The last thing I expected to be listening to on the way home from Emelia’s vigil was trap music. Piled into my car, my high school friends and I took a long drive on the back roads of rural Connecticut, yelling to each other over heavy bass drops, asking about college, sharing stories about our new friends and classes, talking about anything but Em. Dried tears stained my cheeks, used tissues filled my pockets, and melted candle wax left burns on my fingers. We had spent the last few hours in a chapel, mourning our friend’s death—I wasn’t exactly trying to turn up.
If I had been on aux, we probably would’ve been listening to “Drops of Jupiter” on repeat for the hour ride back from the vigil. I needed to sulk in my emotions. More than anything, I needed to talk to the people who understood what it felt like to lose her. Our silence that night was final, even though we, of all people, knew how dangerous silence was—dangerous enough to take a life.
In the weeks following her death, I was at a point where I could talk honestly about Em. I was so distraught that I didn’t care if people saw me cry or had to listen while I tried to get a grip on my anxiety. I was learning what it meant to lose someone permanently, so I didn’t care if people felt some slight discomfort with my emotional outbursts.
As time passed and I regained my composure, I stopped being so blunt about my feelings. Somewhere along the way, it became difficult to talk about Em, even though I was finally getting to a place where I could say her name without tearing up—most of the time. The world was moving on, and she stopped coming up naturally in conversations. I couldn’t find the right words to bring her up, so I resorted to silence.
And since then, talking about her has been hard.
It’s been hard because I want people to remember her for more than just her death. However, I am still not at a point where I can promise myself that I will only talk about the good times because I am not ready for that. I am still trying to figure out what happened and how to process it.
It’s been hard because I want people to understand how truly great she was, how that is not just some kind of post-mortem glorification. It’s hard because Em, regardless of how cheerful and bright she was, took her own life. I can’t reconcile that with the person I knew.
It’s been hard because I hate the anxiety I feel when I try to talk about her. Eventually, I couldn’t stand the sad smiles, nods, and variations of “I’m so sorry” that I would get in response. I learned to hate the silence that filled a conversation after I talked about her, and my own need to fill it by saying, “It’s fine,” in the same breath, just to make someone else feel comfortable. It is never going to be fine, but it is more difficult to explain that than to wave it off or not bring it up at all.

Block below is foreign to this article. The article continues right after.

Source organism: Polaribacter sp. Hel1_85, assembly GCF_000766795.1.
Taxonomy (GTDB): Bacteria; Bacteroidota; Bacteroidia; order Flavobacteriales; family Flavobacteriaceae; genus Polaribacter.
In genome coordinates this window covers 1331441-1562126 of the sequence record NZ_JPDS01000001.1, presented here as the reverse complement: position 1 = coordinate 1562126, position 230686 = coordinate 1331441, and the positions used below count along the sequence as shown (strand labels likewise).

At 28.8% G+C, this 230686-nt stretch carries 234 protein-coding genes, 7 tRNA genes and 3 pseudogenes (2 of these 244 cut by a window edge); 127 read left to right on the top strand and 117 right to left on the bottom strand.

For a long time, it was easier to just ignore those difficult emotions unless it was an occasion, like the anniversary of her death, her birthday, or an especially hard night when I just wanted to hear her voice. On one of those nights this summer, I re-watched the video of a speech she gave to our high school student body, just two months before she died. After sharing her experience with depression and coming out as transgender, she ended with this:
“The meaning of life must be to share it honestly with others, because that’s the only way to give life any meaning. I love you,” she said.
Over a year and a half after her death, I am finally reaching a point where I can share my experiences honestly again. I can find the words to talk about how I lost a friend, and I don’t need anyone to think it is fine. It is not, and it does not need to be.
Em was outgoing, passionate, and downright hilarious. Em was the girl who would whip out a guitar and start a sing along in the middle of the student center. She filled every room she walked into with laughter, cracking everyone up with her impersonations and witty jokes. She was the friend that would distract you from studying for finals and force you to question why you were stressing yourself out when you should only ever do things that make you happy. She was intelligent, kind, and spirited. She was radiant.
I want you to know her as I do, so I will talk about her.
Knowing Em has made me a better person, and I learned a lot from her kindness and the love she gave so freely, even when she could not accept it herself. Losing her has made me endlessly appreciative of the people I love and even the people I don’t. You never know what someone is struggling with, and that’s why talking about our experiences is important.
Each of us only gets one life, and we are entirely limited to our own scope of reality. We only know our own struggles. But the universe is composed of an infinite number of lives, so we have to travel beyond our own vistas if we are ever to understand it. We have to be authentic with ourselves and each other to understand what other people’s struggles look like, and, more importantly, how to extend kindness and compassion to those who need it most. Like Em said, connectivity is the only way to find true meaning.
And my connection with Em has given my life more meaning than I can possibly say.
Brynn Furey is a junior in the School of Foreign Service and is the leisure editor of the Voice.
Illustration: Camilla Aitbayev